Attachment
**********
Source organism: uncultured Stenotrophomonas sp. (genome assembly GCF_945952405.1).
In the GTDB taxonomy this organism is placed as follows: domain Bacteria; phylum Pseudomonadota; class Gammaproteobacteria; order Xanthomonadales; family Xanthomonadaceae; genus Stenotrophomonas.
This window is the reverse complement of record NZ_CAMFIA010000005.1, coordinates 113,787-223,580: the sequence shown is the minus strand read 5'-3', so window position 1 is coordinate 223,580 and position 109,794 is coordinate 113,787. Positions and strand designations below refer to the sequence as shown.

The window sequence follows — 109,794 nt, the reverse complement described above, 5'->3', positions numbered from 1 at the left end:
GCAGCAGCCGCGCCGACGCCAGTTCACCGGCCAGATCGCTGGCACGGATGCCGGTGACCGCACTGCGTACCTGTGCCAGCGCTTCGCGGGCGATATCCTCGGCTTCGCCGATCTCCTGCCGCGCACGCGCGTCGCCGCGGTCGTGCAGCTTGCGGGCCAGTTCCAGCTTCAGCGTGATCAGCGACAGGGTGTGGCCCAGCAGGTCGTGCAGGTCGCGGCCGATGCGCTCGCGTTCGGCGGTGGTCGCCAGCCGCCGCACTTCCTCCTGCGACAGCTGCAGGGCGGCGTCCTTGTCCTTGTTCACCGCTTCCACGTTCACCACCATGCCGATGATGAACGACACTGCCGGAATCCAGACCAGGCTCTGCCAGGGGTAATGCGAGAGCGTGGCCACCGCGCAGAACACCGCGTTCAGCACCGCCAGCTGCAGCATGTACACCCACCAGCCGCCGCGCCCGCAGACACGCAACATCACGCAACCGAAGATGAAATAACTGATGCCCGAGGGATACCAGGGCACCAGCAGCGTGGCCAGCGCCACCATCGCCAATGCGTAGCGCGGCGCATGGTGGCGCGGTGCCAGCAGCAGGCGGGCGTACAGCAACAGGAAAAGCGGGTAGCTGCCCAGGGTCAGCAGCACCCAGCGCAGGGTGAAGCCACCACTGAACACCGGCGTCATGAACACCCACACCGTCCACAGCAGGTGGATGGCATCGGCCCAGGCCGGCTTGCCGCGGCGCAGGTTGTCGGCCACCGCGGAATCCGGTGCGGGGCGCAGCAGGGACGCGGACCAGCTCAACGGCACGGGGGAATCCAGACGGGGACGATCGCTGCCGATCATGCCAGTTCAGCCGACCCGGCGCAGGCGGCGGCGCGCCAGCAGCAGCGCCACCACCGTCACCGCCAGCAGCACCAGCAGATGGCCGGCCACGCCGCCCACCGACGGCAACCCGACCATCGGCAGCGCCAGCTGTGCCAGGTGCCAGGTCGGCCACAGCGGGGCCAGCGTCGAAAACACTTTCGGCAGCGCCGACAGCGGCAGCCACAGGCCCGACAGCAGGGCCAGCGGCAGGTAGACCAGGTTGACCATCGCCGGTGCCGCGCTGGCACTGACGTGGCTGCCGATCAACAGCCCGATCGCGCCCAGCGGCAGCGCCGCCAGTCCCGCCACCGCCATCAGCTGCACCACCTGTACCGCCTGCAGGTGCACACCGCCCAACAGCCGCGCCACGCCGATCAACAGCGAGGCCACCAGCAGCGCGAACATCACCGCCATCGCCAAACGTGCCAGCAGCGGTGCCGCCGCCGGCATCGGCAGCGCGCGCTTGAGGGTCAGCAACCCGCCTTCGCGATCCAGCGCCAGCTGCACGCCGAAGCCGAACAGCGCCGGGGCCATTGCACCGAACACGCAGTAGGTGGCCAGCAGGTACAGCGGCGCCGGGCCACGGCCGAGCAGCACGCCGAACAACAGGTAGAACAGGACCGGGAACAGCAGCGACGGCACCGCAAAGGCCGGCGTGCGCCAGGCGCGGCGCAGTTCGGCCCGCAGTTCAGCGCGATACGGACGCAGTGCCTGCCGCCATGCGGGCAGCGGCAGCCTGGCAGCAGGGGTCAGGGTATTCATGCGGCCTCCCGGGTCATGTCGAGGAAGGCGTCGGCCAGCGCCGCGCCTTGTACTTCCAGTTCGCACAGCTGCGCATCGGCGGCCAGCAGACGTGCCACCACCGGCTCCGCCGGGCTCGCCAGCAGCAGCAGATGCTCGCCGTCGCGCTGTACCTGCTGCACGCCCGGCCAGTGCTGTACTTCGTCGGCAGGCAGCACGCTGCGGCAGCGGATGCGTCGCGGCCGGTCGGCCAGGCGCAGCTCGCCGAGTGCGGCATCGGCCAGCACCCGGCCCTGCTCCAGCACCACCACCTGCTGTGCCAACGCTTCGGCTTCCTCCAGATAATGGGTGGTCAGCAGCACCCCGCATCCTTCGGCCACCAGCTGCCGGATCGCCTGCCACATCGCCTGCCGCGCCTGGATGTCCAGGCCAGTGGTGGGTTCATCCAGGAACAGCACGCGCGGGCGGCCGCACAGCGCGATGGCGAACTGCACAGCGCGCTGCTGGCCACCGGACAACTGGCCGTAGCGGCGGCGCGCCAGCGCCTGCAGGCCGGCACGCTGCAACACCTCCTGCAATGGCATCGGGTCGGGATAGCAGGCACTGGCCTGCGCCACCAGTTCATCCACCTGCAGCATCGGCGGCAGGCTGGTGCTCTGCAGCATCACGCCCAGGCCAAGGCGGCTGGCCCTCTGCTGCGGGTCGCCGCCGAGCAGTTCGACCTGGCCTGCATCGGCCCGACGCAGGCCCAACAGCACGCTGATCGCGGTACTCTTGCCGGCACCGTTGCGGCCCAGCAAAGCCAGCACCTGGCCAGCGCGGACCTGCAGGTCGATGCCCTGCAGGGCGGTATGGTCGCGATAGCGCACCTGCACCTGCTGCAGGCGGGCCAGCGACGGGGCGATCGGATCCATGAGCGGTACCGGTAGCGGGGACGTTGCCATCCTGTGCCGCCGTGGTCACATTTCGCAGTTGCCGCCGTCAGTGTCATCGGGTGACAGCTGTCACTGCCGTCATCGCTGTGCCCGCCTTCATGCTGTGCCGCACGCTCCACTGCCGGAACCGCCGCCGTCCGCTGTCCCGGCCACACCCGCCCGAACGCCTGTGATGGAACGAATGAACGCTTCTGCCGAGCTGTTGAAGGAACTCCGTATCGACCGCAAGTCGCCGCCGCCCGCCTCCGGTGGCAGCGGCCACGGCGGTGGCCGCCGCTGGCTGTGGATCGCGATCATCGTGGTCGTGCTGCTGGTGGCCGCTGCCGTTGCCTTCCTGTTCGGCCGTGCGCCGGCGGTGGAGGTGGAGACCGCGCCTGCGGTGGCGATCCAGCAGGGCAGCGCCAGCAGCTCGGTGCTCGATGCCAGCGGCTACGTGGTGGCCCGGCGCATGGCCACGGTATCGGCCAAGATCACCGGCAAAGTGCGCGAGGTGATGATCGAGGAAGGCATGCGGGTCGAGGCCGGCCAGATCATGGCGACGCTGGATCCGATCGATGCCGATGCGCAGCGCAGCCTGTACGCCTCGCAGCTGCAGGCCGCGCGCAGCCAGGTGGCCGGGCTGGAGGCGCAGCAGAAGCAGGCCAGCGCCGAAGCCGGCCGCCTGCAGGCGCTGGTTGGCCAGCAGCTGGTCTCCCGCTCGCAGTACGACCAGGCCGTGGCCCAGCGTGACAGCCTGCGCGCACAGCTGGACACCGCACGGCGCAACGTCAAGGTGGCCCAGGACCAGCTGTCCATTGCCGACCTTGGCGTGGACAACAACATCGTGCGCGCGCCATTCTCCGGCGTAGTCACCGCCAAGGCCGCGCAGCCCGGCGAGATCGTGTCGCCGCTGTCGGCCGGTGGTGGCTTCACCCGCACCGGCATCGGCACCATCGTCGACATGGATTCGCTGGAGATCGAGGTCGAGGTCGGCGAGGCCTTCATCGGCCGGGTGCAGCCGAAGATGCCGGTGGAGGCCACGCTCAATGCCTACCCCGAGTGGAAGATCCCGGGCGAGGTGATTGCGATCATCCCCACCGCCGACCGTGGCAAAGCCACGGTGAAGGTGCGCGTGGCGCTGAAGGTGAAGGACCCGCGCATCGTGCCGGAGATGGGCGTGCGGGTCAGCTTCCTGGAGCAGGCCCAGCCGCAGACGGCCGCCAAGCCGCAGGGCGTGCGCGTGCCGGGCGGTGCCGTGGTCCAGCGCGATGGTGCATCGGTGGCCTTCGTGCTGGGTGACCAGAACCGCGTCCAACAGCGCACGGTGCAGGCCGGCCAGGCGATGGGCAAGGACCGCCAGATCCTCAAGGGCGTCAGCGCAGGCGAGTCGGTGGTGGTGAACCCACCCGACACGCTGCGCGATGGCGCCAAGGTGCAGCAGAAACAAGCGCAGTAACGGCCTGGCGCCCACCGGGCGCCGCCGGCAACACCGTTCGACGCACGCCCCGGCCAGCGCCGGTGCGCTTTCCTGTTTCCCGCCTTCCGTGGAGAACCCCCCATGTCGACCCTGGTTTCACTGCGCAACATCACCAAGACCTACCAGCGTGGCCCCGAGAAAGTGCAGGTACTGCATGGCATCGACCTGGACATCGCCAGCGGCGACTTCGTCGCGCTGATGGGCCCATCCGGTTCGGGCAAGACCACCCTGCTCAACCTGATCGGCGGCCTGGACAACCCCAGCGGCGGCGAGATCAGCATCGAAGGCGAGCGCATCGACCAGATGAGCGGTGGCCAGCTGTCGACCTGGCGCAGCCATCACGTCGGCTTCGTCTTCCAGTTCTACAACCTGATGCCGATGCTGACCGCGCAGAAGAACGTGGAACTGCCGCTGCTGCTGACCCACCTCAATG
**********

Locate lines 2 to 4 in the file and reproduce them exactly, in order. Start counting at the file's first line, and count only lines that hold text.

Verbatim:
In the GTDB taxonomy this organism is placed as follows: domain Bacteria; phylum Pseudomonadota; class Gammaproteobacteria; order Xanthomonadales; family Xanthomonadaceae; genus Stenotrophomonas.
This window is the reverse complement of record NZ_CAMFIA010000005.1, coordinates 113,787-223,580: the sequence shown is the minus strand read 5'-3', so window position 1 is coordinate 223,580 and position 109,794 is coordinate 113,787. Positions and strand designations below refer to the sequence as shown.

The window sequence follows — 109,794 nt, the reverse complement described above, 5'->3', positions numbered from 1 at the left end: